Bernie Sanders and the Truth-O-Meter

Sen. Bernie Sanders, I-Vt., speaks at a luncheon March 9, 2015 at the National Press Club in Washington, D.C. (Photo by Alex Wong/Getty Images)
Sen. Bernie Sanders, I-Vt., speaks at a luncheon March 9, 2015 at the National Press Club in Washington, D.C. (Photo by Alex Wong/Getty Images)

With Sen. Bernie Sanders, I-Vt., expected to announce soon that he’s running for president in 2016, we thought we’d take a look back at his record on the Truth-O-Meter.

Sanders is an Independent, but he caucuses with Senate Democrats, and he is expected to join the Democratic primary race -- a field that so far officially includes only former Secretary of State Hillary Clinton. Before becoming a senator in 2007, Sanders was a member of the House of Representatives and mayor of Burlington, Vermont’s largest city.

Sanders’ record over the past five years includes five Trues, four Mostly Trues, four Half Trues, one Mostly False, four Falses and zero Pants on Fires.

We’ll be watching his campaign closely for more facts to check, but here are some highlights so far.

Sanders has long talked about challenges facing working Americans. For example, he said in 2011 that Americans "work the longest hours of any people around the world." That was true in 1997, but more recent data, from 2008, showed the U.S ranked eighth (out of 28 industrialized nations) when it comes to the annual number of hours actually worked per person. Additionally, there are many developing countries where people work more hours than Americans. We ruled that statement False.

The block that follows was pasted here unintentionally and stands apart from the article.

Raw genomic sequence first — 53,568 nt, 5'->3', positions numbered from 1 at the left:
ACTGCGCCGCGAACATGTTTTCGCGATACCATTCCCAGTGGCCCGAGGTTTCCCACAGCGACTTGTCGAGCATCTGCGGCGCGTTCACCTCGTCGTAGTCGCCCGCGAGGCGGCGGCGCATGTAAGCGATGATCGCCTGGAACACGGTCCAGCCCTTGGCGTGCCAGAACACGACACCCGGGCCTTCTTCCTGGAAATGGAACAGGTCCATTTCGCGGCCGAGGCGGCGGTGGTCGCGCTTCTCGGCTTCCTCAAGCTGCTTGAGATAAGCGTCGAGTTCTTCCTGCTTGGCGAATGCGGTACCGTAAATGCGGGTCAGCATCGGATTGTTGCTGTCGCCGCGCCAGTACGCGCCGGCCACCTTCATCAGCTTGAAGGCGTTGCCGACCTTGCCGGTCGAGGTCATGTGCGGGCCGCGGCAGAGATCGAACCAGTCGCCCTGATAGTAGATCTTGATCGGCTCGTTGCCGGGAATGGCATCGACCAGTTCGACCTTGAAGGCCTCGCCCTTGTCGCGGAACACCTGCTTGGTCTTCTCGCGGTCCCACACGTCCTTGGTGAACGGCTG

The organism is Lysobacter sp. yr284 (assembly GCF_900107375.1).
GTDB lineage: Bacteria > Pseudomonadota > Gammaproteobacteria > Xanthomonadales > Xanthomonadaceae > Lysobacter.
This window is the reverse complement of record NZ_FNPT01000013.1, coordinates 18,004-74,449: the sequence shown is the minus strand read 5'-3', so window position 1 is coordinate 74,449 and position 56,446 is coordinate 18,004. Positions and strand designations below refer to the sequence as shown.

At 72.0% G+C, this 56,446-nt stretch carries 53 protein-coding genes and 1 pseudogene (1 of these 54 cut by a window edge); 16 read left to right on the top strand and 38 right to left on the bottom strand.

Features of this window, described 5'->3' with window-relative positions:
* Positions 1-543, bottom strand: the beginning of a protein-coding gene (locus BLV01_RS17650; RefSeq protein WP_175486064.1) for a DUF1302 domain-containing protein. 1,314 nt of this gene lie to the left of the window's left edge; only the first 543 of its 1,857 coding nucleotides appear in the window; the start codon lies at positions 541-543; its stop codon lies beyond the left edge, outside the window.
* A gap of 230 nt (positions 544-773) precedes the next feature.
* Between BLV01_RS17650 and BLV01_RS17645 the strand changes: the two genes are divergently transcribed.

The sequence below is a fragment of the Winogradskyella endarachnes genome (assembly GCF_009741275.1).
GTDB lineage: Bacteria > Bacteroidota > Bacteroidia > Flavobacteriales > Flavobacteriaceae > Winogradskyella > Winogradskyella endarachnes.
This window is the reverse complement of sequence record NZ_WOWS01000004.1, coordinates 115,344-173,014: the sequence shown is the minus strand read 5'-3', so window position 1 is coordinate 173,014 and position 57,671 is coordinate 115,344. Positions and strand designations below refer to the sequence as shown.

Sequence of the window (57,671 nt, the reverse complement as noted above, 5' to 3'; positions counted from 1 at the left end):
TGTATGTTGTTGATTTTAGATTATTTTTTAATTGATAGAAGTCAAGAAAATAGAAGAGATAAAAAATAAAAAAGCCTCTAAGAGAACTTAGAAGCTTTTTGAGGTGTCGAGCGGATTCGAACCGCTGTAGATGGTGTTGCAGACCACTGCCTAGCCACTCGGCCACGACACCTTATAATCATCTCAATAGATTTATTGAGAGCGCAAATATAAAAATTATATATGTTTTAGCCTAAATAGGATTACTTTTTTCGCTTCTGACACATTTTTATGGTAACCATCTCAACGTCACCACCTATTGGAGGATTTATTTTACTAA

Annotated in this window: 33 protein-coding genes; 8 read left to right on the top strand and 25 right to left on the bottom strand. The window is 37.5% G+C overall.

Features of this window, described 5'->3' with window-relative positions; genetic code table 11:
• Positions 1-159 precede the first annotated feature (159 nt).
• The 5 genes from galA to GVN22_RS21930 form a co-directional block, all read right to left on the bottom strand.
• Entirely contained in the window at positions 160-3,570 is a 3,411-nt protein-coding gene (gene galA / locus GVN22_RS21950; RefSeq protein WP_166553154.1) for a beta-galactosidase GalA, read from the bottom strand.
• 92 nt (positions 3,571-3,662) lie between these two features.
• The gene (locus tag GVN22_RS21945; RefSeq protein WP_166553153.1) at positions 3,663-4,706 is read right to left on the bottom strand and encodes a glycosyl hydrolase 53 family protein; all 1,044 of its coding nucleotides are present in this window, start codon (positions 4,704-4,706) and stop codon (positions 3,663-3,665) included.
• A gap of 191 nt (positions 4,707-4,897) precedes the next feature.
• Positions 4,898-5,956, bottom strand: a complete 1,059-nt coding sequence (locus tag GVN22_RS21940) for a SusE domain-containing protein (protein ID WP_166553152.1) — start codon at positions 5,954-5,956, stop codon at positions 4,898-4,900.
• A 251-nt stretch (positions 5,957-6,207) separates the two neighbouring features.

Back in 2012, Sanders tweeted, "the Walton family of Walmart own more wealth than the bottom 40 percent of America." The statistic correctly compares the combined net worth of the bottom 41.5 percent of American families with the six Walton family members. Additional points -- that many people with a negative net worth are not necessarily poor, and that percentages about wealth distribution can be deceiving -- are important. Nevertheless, Sanders’ claim was solid, so we rated it True.

Recently, he said, "99 percent of all new income today (is) going to the top 1 percent." We found consensus among economists that the statistic and calculation offered by Sanders are credible, but it’s not the only way to consider income inequality. Other measures may be equally valid and produce different results. We rated the claim Mostly True.

He’s also a critic of tax breaks for wealthy corporations.

"One out of four corporations doesn't pay a nickel in (federal income) taxes," he said on CNN in 2013. He pointed to a Government Accountability Office study, which found for large U.S.-controlled corporations, one out of four paid no taxes. However, this figure lumps together companies that were able to dodge taxes with companies that had a bad year and ended up with no taxable income as a result. This, and other factors, disrupted Sanders’ point, so we rated the claim Half True.

In a 2010 floor speech, Sanders said, "Last year, ExxonMobil made $19 billion in profit. Guess what. They paid zero in taxes. They got a $156 million refund from the IRS." We found that the claim was, at best, misleading. It ignored the fact that the company paid hundreds of millions in state income taxes, sales taxes and other types of taxes. We rated his claim False.

During debate over the Affordable Care Act in 2009, Sanders criticized corporate interests in health care and said America spends "twice as much per capita on health care as any other nation on Earth." Our research found the United States spends more per capita on health care, but not "twice as much." So we rated this claim False.